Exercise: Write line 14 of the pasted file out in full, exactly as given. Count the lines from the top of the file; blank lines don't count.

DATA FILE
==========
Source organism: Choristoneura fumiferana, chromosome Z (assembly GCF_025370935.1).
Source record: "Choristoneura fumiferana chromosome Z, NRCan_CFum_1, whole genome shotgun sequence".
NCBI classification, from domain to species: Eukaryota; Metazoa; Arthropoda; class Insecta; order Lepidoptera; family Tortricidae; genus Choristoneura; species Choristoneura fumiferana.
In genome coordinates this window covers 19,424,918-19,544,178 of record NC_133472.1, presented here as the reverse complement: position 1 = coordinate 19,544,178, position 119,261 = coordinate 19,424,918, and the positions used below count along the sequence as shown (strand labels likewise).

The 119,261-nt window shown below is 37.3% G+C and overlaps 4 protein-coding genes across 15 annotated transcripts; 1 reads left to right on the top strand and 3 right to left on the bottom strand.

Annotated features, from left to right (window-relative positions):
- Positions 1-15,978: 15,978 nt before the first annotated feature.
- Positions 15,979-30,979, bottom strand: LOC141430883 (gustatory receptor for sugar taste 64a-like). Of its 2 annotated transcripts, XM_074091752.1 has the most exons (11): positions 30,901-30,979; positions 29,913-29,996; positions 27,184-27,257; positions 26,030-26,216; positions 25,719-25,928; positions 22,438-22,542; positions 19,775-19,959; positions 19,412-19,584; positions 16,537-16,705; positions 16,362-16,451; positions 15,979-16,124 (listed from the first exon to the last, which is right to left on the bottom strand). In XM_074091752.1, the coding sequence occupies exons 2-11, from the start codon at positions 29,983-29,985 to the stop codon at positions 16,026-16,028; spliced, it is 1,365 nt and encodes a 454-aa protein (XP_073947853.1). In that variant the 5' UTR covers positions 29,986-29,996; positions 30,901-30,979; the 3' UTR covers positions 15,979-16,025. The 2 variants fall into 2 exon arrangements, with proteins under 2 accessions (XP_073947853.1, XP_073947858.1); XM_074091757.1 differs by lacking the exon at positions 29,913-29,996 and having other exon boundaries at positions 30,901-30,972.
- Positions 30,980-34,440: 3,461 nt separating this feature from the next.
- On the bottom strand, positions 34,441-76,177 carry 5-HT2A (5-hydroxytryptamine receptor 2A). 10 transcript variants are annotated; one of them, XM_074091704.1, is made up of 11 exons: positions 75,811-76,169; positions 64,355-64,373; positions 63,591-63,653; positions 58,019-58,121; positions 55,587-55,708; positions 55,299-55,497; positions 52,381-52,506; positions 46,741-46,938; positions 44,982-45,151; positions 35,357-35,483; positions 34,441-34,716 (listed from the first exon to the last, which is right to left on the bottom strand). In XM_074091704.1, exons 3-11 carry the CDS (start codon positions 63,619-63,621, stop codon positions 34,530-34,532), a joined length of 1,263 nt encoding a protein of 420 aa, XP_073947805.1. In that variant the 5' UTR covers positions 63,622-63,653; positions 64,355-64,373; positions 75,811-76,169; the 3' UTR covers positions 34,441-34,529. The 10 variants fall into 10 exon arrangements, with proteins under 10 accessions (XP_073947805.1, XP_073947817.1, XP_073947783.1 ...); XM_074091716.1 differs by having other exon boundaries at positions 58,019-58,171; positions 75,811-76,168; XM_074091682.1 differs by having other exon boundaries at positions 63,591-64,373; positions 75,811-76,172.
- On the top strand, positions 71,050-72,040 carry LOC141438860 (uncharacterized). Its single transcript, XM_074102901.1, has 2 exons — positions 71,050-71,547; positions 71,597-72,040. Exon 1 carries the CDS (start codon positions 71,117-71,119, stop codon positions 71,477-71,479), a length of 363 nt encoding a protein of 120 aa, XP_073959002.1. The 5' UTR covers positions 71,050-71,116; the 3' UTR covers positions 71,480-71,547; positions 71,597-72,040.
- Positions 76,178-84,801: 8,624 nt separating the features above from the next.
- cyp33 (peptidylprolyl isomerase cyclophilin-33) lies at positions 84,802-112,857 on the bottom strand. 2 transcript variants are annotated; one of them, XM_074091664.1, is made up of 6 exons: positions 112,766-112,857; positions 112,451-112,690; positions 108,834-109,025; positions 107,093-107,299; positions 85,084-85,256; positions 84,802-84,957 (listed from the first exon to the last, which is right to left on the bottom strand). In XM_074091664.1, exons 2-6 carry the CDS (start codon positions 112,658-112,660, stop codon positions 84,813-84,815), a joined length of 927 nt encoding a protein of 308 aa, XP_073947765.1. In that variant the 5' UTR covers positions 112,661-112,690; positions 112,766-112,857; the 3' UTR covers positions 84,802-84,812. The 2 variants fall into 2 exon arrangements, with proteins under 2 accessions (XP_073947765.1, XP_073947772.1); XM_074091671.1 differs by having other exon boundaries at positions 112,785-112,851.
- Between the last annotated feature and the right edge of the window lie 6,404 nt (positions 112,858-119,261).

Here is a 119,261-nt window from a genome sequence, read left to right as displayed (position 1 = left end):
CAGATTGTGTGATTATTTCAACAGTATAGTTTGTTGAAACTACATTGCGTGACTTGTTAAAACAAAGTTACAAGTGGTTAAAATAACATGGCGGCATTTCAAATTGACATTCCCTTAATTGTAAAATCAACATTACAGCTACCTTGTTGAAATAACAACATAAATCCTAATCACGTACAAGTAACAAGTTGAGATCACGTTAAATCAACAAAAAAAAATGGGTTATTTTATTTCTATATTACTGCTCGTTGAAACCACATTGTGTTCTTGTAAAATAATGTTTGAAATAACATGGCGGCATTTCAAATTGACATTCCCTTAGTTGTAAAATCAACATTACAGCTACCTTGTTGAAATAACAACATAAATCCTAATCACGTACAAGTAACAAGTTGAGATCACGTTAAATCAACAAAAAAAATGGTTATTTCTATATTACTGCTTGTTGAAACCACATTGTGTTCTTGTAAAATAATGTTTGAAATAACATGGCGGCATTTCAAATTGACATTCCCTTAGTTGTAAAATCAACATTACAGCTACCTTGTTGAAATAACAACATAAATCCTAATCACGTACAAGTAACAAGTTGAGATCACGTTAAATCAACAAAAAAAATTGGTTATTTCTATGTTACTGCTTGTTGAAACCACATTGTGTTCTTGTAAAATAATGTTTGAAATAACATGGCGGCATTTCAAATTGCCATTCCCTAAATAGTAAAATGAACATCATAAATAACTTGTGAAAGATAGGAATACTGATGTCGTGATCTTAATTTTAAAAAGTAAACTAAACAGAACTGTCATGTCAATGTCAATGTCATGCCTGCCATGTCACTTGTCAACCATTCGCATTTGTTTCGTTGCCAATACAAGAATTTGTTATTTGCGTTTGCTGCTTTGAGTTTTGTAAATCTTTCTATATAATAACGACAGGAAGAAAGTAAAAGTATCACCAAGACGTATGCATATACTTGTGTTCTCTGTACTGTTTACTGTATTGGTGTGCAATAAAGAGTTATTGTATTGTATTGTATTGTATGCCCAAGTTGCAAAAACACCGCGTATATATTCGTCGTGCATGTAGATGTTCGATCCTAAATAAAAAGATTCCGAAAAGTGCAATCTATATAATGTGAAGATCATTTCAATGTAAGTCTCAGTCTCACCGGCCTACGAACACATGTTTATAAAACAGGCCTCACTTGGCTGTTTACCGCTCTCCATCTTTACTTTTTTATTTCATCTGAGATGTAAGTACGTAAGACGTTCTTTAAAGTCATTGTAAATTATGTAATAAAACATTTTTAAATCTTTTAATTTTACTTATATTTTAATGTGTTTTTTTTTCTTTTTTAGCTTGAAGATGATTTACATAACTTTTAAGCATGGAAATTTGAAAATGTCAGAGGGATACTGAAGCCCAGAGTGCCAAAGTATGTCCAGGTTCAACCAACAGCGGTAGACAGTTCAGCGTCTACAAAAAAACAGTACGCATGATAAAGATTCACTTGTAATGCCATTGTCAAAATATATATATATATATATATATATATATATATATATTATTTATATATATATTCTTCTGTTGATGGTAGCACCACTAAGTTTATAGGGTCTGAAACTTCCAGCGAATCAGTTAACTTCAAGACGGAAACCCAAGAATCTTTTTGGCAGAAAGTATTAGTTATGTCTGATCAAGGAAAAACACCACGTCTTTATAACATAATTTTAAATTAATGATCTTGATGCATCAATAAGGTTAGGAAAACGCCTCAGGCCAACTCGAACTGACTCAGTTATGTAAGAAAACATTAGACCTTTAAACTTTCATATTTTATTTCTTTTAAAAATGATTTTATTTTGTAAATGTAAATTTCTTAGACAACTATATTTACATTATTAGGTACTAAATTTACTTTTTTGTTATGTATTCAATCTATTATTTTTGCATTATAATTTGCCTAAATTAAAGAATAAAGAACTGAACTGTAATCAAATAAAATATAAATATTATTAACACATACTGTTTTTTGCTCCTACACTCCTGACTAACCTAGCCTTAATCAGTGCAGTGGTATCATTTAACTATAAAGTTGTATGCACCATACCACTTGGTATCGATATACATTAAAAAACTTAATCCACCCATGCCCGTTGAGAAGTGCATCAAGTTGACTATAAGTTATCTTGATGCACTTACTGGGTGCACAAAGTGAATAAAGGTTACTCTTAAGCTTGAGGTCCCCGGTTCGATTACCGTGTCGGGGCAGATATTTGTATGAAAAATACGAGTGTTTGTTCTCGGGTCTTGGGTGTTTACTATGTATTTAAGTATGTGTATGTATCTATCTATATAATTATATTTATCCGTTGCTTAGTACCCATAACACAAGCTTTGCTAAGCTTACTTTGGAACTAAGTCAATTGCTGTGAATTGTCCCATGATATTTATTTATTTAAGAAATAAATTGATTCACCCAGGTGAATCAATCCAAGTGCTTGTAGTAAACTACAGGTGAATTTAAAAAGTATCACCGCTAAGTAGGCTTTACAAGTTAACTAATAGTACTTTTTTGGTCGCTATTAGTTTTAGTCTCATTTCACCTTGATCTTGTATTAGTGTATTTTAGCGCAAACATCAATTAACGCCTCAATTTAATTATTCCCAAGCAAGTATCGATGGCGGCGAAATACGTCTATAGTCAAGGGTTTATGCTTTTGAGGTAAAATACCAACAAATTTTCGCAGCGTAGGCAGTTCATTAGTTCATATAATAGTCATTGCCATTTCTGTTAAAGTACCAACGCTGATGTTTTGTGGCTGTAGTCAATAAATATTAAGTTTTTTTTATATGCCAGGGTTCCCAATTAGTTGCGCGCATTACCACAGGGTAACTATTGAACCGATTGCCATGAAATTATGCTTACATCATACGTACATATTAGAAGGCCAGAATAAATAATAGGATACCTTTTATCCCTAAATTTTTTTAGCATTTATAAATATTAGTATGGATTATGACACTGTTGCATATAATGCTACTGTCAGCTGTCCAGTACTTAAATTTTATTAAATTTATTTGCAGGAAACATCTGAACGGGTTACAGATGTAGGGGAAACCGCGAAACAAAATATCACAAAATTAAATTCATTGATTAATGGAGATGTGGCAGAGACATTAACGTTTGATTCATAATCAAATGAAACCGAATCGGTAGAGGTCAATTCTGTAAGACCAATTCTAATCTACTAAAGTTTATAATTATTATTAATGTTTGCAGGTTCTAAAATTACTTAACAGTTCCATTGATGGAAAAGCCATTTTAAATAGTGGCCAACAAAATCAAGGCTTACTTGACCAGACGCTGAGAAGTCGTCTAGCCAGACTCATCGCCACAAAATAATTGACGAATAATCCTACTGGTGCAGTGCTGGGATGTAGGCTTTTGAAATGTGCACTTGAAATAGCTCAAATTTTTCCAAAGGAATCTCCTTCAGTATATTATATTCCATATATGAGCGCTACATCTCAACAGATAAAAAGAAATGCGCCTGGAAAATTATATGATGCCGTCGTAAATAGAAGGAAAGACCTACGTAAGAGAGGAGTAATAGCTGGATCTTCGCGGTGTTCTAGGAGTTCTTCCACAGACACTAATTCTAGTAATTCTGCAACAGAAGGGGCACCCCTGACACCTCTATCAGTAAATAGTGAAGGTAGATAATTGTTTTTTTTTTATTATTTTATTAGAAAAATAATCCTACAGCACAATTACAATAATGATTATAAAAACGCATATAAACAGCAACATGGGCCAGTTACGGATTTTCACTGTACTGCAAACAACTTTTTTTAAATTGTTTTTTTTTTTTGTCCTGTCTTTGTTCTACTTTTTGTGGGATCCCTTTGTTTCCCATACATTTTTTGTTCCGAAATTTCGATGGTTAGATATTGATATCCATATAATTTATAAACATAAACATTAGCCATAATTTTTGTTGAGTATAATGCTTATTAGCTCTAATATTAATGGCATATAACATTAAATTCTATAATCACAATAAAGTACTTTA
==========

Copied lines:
- Between the last annotated feature and the right edge of the window lie 6,404 nt (positions 112,858-119,261).